Jenna: a Suddenness|
Most people enter your life slowly. You become aware of them, get to know them through friends or work, and gradually, they become a part of your life. Not Jenna. She was just there, suddenly.
She was interning at Tor, had been for a minute and a half, maybe. Patrick Nielsen Hayden called me. "We have this new intern," he said. "She's really young, but I think she'll work out." Scraps deSelby phoned and told me the same thing, adding that he thought I should take the intern out to coffee. So I did.
I remember that first coffee. Jenna was young, brash, quick, and sharp as a knife. She didn't stop talking, maintaining a continuous running commentary on everything around her. She slowed down only a little when she told me how she had lost her parents. And that was it. We were friends. No getting-to-know-you. She was just in my life, from that moment forward. I knew she always would be, just as I know that the Flatiron building will always be on 23rd Street. That's just the way the world works, the geography of my life is arranged.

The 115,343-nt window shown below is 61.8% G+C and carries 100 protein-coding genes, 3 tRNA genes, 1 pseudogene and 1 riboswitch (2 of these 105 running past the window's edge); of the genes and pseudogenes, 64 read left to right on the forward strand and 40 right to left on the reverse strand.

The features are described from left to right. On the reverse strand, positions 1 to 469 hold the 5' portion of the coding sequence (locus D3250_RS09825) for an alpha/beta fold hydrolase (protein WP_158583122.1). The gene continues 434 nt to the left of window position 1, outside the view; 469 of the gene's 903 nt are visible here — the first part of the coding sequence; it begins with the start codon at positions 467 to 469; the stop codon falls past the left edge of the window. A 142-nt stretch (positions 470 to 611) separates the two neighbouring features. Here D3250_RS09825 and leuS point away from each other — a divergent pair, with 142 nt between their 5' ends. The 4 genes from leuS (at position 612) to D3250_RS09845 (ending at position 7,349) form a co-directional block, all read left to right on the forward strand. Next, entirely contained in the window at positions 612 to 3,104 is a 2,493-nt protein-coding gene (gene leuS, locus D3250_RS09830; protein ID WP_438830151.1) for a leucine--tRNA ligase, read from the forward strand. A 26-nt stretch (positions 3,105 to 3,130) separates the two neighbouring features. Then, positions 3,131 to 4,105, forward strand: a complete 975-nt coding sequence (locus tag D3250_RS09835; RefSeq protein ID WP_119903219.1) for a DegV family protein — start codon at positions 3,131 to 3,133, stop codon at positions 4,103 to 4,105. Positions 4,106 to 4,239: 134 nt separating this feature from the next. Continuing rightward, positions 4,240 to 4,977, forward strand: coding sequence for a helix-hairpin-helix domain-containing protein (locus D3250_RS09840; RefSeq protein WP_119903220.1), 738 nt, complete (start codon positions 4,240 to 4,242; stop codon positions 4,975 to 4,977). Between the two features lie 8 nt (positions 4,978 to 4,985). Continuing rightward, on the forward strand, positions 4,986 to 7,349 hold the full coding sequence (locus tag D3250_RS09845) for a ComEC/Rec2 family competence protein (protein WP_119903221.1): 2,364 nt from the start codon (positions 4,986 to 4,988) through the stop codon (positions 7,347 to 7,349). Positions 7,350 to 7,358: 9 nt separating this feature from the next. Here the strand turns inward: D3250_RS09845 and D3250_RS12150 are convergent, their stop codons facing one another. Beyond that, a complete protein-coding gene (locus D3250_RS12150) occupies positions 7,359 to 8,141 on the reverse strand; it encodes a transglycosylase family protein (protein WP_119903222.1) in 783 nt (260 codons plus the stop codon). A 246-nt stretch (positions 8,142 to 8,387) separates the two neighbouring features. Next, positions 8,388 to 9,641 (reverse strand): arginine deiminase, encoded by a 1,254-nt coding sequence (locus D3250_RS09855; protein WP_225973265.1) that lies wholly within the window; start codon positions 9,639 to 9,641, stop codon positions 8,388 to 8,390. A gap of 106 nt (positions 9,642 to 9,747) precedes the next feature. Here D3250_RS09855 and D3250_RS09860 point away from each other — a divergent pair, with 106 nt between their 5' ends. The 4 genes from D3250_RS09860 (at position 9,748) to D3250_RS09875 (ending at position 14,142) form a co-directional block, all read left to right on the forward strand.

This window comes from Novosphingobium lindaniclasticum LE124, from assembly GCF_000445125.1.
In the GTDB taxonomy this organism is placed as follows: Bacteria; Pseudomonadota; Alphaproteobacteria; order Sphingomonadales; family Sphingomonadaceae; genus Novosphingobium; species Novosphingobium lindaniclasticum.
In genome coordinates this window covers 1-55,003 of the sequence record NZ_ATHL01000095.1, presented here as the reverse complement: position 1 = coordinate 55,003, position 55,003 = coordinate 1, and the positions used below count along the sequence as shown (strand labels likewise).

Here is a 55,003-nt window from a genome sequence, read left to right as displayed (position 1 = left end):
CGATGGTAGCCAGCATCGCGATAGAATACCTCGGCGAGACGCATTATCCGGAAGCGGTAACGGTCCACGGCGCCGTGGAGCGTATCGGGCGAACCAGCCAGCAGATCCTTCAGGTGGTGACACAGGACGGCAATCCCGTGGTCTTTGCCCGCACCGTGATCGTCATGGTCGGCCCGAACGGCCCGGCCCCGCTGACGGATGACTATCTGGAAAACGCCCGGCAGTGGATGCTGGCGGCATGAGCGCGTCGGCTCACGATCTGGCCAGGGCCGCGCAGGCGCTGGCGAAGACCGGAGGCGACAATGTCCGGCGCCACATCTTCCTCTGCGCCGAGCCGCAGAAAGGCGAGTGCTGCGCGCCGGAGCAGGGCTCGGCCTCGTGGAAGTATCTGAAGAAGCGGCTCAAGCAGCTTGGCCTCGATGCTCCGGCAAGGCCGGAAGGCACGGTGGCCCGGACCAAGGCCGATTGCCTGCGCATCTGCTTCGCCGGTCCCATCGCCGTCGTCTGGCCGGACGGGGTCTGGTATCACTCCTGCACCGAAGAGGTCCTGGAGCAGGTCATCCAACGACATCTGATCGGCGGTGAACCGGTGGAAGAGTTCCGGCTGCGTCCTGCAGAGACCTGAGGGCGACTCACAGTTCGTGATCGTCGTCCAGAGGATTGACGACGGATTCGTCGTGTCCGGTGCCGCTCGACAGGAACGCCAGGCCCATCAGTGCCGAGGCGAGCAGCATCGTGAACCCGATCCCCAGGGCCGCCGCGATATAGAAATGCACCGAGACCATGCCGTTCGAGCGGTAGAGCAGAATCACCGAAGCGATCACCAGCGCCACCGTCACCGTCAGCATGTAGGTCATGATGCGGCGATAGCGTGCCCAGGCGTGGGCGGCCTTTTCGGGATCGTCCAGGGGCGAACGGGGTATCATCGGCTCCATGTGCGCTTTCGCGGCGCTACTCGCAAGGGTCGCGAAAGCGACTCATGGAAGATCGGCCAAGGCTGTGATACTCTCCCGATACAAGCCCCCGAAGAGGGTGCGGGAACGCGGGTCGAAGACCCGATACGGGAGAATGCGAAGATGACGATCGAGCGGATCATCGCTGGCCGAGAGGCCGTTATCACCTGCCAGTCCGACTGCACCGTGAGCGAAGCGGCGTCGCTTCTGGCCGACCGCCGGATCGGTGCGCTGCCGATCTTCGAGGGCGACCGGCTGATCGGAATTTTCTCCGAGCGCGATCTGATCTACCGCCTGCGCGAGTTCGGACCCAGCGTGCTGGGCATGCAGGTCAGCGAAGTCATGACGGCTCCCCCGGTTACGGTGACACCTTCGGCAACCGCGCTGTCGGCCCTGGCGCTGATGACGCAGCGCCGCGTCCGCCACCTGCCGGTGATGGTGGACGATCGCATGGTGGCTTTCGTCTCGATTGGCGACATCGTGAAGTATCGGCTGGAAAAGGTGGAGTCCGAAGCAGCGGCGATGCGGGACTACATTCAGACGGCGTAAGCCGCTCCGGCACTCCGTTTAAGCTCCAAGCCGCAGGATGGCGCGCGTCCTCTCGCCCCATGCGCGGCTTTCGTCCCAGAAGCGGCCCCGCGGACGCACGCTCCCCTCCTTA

Fast forward to last week.
I got to the hospital as soon as I heard, within a couple of hours. You know the rest. She was asleep when I got there, and she never did wake up. Jenna left my life as suddenly as she entered it. Some information. A first visit, and within a week, an irrevocable change, an unbearable loss.
If you met Jenna, and especially if you never got the chance, this is what you need to know: She was and always will be young, brash, quick, and sharp as a knife. She enjoyed her life, and her work. Jenna was always laughing, she glowed in every picture I have of her.
I miss my friend.